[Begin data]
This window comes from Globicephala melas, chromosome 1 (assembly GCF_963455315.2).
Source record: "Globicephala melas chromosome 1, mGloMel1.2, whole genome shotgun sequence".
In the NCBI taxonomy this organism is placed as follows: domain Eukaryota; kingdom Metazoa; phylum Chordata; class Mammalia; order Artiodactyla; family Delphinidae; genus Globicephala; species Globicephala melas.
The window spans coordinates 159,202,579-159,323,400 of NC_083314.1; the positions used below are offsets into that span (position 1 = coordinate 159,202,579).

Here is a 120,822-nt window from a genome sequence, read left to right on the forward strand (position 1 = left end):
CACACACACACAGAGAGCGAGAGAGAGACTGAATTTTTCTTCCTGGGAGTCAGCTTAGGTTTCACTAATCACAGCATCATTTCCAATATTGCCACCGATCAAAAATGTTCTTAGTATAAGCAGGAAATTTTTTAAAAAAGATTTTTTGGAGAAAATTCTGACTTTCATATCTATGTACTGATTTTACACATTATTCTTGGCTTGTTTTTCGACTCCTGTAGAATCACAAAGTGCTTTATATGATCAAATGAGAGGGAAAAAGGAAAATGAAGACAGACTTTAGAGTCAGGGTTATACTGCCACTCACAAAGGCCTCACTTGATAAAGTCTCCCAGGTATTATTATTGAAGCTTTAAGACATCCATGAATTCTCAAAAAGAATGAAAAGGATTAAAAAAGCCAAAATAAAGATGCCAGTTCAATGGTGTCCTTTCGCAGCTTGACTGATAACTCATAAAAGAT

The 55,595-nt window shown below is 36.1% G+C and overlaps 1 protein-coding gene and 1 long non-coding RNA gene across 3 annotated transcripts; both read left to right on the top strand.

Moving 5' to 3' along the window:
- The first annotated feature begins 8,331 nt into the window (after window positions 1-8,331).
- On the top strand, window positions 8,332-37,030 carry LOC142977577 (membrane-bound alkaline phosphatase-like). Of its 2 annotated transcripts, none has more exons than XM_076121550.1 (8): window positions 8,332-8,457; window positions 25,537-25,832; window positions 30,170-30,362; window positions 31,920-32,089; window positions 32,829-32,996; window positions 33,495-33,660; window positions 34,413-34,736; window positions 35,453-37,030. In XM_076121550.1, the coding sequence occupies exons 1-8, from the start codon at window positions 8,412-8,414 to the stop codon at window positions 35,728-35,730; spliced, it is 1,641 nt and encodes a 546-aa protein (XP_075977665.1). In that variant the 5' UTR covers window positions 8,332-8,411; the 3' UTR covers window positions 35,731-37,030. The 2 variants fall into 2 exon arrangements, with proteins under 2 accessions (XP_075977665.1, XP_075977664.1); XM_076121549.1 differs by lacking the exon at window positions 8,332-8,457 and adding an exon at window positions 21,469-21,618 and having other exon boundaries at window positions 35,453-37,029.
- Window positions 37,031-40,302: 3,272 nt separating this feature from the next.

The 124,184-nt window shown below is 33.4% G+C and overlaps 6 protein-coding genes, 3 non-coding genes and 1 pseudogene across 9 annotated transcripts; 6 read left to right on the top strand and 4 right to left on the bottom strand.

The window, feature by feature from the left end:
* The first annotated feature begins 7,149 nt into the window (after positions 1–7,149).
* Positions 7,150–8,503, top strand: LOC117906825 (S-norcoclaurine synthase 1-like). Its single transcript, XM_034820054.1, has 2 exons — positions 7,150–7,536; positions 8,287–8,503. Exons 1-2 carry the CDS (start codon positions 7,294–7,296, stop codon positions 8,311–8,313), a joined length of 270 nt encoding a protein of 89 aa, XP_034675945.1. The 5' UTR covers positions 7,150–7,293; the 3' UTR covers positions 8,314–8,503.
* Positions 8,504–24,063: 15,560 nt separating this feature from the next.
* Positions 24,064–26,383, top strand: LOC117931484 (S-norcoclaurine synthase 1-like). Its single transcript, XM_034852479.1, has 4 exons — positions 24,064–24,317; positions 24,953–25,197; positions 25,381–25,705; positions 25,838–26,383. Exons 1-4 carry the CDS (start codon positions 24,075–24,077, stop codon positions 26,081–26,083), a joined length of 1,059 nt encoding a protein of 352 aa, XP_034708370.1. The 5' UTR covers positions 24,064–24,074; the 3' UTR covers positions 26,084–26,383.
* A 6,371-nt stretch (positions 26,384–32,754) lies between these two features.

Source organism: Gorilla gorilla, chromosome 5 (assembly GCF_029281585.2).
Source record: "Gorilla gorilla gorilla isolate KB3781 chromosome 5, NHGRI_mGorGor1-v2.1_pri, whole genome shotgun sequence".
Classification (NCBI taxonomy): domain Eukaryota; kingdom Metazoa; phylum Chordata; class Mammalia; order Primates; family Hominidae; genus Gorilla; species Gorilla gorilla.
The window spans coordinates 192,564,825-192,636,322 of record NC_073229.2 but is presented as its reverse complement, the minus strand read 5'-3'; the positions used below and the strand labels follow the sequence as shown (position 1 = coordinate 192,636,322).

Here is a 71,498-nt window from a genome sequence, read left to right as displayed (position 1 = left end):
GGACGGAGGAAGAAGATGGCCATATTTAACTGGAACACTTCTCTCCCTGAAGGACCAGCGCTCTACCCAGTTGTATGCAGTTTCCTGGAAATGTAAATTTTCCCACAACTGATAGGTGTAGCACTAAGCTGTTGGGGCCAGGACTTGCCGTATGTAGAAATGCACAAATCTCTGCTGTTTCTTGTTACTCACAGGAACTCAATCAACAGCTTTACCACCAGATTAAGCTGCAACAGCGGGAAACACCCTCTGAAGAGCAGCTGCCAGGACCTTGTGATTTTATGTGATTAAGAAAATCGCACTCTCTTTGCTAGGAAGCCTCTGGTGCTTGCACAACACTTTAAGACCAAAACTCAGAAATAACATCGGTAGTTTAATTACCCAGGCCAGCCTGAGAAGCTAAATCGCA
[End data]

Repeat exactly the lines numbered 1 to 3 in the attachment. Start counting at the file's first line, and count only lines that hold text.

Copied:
This window comes from Globicephala melas, chromosome 1 (assembly GCF_963455315.2).
Source record: "Globicephala melas chromosome 1, mGloMel1.2, whole genome shotgun sequence".
In the NCBI taxonomy this organism is placed as follows: domain Eukaryota; kingdom Metazoa; phylum Chordata; class Mammalia; order Artiodactyla; family Delphinidae; genus Globicephala; species Globicephala melas.